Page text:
I have a client named Ruth. Her daughter Helen, called me recently. Ruth is staying out of state at Helen’s house with Helen for a couple of months while Ruth recovers from a medical issue. Ruth’s house here in Florida is empty. *All names are fictional.
Drama has ensued because Bubba, Ruth’s son and Helen’s brother, keeps entering Ruth’s house without permission. The neighbors call Helen every time they see Bubba at the house. Bubba is not living in the house and so far hasn’t damaged the house. He hangs out for a couple of hours and then leaves.
Helen is furious because Bubba has a criminal record, is on probation, and has skanky, drug-abusing friends. Helen is convinced that Bubba is going to burn the house down. What can Helen do to keep Bubba out of the house?
I explained to Helen that if Bubba truly is entering without Ruth’s permission then Bubba could be breaking the Florida 810.02 which defines the offense of “trespass in structure or conveyance” as entering or remaining in a building, structure, or conveyance without permission, license, or invitation from the owner or authorized occupant.
A “structure” refers to any building, enclosed area with a roof over it, or any other building or improvement designed for use or occupancy, including a dwelling, commercial building, storage facility, or public building. A “conveyance” refers to any motor vehicle, aircraft, vessel, or other vehicle used for transportation.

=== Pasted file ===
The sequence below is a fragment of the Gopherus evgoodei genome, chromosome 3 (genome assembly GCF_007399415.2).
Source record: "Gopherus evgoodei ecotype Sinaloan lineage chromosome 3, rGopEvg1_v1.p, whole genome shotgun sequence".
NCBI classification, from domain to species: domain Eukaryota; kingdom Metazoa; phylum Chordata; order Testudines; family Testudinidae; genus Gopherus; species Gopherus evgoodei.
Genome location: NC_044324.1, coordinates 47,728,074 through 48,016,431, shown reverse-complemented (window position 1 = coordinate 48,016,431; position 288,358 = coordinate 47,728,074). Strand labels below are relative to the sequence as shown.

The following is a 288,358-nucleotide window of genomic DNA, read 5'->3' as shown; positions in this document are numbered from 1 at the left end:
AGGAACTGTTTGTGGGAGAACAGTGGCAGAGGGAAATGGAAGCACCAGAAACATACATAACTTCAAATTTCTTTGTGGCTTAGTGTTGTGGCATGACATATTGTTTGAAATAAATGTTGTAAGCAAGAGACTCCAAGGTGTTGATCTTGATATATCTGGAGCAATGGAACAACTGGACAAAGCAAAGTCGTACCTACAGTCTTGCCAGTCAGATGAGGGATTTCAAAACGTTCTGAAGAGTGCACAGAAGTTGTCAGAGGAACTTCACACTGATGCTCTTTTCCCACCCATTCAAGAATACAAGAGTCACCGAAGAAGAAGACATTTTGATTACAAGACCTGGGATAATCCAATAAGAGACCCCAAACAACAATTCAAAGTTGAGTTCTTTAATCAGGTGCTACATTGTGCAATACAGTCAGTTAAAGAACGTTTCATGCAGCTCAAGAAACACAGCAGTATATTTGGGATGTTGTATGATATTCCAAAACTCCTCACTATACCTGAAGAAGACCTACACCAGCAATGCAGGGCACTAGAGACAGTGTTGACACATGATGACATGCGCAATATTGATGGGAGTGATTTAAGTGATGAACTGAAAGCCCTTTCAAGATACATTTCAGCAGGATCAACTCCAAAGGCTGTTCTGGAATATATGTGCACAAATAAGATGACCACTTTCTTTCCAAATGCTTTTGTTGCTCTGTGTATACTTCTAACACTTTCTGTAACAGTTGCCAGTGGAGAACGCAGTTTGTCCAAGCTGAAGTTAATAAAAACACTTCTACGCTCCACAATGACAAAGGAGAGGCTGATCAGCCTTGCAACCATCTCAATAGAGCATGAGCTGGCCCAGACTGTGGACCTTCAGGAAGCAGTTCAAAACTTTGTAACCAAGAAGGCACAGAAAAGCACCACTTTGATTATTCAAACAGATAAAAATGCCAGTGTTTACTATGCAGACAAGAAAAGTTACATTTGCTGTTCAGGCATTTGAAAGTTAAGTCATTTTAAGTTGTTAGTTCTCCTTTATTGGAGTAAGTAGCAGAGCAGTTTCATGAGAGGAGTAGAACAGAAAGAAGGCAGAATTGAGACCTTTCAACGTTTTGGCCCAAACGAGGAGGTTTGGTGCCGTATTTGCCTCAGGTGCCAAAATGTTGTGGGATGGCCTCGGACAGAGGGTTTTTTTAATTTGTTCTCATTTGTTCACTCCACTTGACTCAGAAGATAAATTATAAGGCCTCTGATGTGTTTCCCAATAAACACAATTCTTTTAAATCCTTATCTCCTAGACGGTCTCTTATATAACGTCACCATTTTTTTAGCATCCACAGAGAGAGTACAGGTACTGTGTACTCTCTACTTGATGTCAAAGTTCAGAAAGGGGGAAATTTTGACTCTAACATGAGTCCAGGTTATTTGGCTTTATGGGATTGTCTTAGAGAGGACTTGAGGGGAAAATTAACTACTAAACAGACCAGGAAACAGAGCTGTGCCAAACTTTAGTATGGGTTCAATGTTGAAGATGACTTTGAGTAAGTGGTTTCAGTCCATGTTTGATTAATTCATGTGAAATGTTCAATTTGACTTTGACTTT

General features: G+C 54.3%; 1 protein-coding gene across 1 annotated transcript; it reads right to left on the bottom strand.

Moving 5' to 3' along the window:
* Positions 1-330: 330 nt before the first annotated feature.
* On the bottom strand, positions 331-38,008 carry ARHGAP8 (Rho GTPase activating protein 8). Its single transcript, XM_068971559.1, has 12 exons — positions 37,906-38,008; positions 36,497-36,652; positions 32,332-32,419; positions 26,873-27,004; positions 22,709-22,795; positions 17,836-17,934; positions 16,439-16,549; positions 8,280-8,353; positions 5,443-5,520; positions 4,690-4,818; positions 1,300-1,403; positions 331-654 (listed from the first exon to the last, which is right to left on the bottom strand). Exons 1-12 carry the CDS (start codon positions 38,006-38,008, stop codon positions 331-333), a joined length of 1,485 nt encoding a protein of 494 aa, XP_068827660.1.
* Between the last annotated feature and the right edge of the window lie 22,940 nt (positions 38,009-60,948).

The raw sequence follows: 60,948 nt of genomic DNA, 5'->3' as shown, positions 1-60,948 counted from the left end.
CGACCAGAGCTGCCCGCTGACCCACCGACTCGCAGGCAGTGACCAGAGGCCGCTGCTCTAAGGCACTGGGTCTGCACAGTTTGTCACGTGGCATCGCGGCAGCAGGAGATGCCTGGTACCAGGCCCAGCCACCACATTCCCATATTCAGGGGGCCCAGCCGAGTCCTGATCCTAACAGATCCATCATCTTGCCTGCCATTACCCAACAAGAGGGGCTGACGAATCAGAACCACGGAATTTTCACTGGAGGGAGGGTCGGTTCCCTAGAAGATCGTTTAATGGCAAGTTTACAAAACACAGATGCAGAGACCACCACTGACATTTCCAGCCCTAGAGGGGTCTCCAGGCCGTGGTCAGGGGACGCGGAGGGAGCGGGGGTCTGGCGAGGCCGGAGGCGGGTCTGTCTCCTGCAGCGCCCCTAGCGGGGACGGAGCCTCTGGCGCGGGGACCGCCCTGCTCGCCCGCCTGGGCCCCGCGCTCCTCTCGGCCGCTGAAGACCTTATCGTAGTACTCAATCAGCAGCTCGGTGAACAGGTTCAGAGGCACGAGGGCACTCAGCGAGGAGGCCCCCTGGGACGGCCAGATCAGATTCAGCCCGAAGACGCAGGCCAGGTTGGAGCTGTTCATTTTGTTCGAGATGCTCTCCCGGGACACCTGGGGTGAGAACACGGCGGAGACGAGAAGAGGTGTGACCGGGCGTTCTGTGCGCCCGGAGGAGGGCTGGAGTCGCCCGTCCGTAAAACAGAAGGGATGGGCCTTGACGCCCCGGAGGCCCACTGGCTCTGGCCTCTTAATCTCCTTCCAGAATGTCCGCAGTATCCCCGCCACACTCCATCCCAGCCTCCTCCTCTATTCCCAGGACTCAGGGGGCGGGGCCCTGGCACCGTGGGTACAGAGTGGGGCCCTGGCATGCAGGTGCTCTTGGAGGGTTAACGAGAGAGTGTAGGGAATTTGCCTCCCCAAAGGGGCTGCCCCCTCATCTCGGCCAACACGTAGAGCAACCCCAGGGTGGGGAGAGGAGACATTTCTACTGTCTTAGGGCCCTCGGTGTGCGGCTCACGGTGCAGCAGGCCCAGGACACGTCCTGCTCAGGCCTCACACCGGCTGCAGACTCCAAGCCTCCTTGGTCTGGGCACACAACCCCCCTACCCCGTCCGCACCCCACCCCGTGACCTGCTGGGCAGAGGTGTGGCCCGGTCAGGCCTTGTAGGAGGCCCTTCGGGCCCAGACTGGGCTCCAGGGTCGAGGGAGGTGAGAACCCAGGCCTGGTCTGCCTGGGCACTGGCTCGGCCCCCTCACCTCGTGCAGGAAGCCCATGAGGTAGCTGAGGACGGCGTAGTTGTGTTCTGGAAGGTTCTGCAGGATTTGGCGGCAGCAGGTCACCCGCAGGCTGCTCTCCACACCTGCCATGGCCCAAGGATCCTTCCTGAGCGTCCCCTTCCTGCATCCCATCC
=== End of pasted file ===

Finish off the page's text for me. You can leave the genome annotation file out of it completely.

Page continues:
The severity of the offense depends on the circumstances of the trespass. For example, if Bubba was armed with a firearm, committed a battery, or caused damage to the property, the offense is classified as a felony of the third degree. If Bubba entered Ruth’s house without permission and did not commit any other crimes, the offense is classified as a misdemeanor of the second degree, punishable by up to 60 days in jail and a fine of up to $500.
But Bubba is on probation, and he is required to follow certain conditions as set forth by the court., Specifically, Florida Statute 948.06 states that a probationer must “obey all laws, ordinances, and rules of the United States, the state, and any municipality or county thereof.” If Bubba gets arrested for trespass, it could result in a violation of his probation. Probation violations are taken seriously in Florida. Bubba’s trespass into Ruth’s house could lead to the imposition of additional probation conditions, extended probation, or even incarceration.
I asked Helen to first make sure that Ruth didn’t give Bubba a key or permission to enter the house. You know parents – they often have one screw-up child to whom they just can’t say no. Helen is sick and tired of Bubba, but Ruth may not be.
Second, if Bubba really is entering without permission from Ruth, I asked Helen to figure out how much heartache can Ruth handle if Bubba goes back to jail because Helen snitched on Bubba and got him arrested for trespassing?
Families bring drama. Know your boundaries.